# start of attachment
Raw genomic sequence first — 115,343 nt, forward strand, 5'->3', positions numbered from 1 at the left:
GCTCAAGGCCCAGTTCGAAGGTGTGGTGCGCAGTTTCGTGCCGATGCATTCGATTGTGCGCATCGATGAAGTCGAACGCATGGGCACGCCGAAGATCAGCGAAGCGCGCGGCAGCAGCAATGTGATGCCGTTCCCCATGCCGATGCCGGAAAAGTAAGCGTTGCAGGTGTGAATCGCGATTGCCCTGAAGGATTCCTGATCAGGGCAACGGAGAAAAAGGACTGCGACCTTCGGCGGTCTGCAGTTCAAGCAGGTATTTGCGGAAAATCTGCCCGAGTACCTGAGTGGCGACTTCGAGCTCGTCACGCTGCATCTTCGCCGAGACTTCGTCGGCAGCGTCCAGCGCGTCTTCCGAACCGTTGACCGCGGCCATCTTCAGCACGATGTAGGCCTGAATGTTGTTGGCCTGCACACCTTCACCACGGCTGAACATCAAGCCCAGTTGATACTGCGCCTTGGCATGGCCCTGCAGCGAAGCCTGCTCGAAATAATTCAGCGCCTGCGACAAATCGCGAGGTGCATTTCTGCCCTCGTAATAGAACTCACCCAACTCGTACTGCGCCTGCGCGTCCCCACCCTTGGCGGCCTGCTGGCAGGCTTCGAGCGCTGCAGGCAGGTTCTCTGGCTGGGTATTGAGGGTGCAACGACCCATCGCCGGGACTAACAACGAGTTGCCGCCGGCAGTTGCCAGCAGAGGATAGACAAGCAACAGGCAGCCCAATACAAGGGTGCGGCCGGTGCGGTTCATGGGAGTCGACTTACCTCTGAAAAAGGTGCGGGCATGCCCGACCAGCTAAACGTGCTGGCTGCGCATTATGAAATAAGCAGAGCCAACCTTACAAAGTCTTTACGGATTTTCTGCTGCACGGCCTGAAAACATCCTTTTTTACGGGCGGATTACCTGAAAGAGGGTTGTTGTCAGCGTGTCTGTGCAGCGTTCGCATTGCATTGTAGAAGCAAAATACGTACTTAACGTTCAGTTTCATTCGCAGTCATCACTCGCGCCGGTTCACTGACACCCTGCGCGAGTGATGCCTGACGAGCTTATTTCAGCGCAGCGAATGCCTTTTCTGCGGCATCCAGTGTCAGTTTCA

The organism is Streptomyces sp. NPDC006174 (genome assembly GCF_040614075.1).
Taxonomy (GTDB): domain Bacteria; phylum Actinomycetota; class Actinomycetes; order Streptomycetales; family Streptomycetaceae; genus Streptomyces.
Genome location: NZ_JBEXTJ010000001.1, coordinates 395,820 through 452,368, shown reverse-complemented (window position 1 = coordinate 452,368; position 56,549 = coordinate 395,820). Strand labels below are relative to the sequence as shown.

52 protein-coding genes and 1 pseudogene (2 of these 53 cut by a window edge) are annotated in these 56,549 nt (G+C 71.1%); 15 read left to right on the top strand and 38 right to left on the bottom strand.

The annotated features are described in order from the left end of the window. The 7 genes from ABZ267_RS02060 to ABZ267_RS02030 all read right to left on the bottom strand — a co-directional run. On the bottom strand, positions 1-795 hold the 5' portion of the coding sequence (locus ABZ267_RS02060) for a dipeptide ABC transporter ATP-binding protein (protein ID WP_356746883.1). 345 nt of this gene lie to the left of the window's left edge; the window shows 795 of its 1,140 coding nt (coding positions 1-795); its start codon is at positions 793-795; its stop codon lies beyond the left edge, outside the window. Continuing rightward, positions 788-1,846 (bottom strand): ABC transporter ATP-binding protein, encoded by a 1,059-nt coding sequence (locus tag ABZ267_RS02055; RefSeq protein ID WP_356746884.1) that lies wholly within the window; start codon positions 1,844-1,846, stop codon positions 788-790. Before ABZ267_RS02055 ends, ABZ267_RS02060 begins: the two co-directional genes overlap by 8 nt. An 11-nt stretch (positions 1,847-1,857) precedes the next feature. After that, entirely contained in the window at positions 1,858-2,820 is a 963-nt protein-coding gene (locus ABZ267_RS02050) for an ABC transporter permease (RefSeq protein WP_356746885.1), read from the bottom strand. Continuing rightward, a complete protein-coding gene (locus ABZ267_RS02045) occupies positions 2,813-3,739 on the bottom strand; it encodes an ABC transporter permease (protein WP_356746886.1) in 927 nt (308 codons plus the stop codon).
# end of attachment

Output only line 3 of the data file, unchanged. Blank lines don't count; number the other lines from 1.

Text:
The organism is Streptomyces sp. NPDC006174 (genome assembly GCF_040614075.1).